Faxanadu might be one of the best games you’ll never play.
- Platform: Nintendo Entertainment System
- Developer: Falcom
- Publisher: Nintendo
- Release: November 16th, 1989
“I’ve been on a long journey. I came back to my home town to
find it is almost deserted. The gate is closed, people are gone, and
the walls are crumbling. I wonder what happened?”
You’re a worn warrior returning to your home of Eolis, a village just outside of the World Tree. You have nothing but the ragged clothes on your back. You discover that the home you return to is not how you remember it. The lakes have dried up and it has become a monster-infested wasteland.
Sounds like the beginning of a grand adventure to me.
Faxanadu is a side-scrolling adventure game similar to Zelda 2: Link’s Adventure and Castlevania 2: Simon’s Quest (both for NES). You have 2 action buttons, jump and attack. You’re given a fairly elaborate stat menu where you can equip your weapon, armor, shield, magic, and items.
The game flow consists of killing monsters to get gold. Using gold to buy equipment and keys in town. Then going to a dungeon, defeating the boss or acquiring an item. Then repeat.
Gameplay’s rather straightforward. Kill the monsters and explore till you find what you’re looking for. You won’t find the puzzles or elaborate dungeon design of a Zelda game, but you’ll find a challenge. What’s notable about the game is the large continuous overworld, what people like to refer to as “Metroidvania-style” nowadays. You can travel back and forth between any points of the game, screen by screen. No such thing as a ‘warp’ here. Unfortunately there aren’t any alternate paths but it’s already amazing how much they packed into the NES cart.
I find much of the appeal of this game to be the world it takes place in. Faxanadu takes place in a dark and hopeless world. It’s often criticized for its drab color palette but it helps to create a feeling that you rarely get in an NES game. A problem with many NES games is that they often looked alike, using the same colors and styles. Each area of the game has a unique color scheme so you get a feeling of progression as you move through the world.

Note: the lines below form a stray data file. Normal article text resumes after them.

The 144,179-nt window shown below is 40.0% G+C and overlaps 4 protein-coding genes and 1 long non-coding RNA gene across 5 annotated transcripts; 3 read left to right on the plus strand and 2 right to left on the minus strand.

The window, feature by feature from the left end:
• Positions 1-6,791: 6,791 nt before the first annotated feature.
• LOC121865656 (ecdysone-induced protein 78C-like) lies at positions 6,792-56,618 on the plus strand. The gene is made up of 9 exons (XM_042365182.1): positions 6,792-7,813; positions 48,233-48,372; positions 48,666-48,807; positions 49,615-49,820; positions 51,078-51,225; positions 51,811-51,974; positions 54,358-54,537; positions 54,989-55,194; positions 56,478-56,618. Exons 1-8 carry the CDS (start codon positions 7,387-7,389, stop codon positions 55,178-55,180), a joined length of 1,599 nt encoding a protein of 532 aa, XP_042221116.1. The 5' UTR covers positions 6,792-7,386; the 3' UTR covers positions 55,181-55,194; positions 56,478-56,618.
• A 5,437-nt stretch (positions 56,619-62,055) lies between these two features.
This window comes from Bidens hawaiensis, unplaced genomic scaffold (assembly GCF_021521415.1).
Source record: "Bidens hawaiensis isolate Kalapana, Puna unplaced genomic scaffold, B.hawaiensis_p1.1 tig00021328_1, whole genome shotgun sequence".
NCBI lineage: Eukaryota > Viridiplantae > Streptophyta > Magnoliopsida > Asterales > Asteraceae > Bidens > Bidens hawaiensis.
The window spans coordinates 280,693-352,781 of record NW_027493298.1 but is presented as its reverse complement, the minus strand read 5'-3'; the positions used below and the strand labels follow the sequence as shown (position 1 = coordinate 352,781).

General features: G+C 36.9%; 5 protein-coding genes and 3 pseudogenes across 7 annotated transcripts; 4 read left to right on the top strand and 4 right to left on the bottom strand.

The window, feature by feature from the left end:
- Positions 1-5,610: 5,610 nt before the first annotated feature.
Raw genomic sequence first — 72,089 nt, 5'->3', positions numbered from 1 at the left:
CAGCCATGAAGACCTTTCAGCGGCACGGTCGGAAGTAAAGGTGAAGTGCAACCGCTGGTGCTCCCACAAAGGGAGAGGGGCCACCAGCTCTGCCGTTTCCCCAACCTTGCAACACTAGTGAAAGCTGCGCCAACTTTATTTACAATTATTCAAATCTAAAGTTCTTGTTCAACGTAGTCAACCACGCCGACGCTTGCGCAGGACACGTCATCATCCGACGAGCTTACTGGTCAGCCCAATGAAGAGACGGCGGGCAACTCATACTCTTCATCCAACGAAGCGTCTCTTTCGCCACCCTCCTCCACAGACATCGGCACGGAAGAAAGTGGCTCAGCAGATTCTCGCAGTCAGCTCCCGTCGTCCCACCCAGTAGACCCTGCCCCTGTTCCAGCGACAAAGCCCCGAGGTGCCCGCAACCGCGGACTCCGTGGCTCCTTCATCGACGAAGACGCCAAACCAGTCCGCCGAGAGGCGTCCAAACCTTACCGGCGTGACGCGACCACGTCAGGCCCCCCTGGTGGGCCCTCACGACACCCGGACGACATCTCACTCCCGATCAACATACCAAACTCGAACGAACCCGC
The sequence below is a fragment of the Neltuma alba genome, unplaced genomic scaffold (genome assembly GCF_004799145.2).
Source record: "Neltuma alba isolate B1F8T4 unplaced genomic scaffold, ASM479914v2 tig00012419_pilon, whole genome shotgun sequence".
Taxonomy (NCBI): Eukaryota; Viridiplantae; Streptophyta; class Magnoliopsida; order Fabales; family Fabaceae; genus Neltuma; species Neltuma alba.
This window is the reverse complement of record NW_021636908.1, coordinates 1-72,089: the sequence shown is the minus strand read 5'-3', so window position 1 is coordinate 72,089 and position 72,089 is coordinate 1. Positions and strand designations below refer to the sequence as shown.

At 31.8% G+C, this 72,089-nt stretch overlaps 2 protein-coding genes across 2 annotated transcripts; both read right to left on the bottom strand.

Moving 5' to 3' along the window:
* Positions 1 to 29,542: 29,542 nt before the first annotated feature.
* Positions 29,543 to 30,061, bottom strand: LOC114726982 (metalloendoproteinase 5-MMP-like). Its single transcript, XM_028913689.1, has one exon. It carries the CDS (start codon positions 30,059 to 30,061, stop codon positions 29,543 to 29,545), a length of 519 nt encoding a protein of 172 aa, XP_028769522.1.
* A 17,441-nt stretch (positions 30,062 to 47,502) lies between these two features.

The music of this game is amazing. Composed by Jun Chikuma. I read somewhere that the soundtrack was haunting. I can’t think of a better word to describe it. Listen to Faxanadu’s Overworld Theme. If you like that, you can download the entire soundtrack here.
One thing that separates this game from a lot of games from that era on the NES is its translation. Faxanadu’s translation actually gets across a good idea what the story is about, unlike Zelda 2 and Castlevania 2. You can piece together the story of the game through the various NPCs that you find in villages throughout the game. I this way of presenting the story is interesting because it’s completely optional. If you feel uncomfortable not understanding why you’re risking your life to kill all these monsters, you can search for a proper justification to relieve your guilty conscience.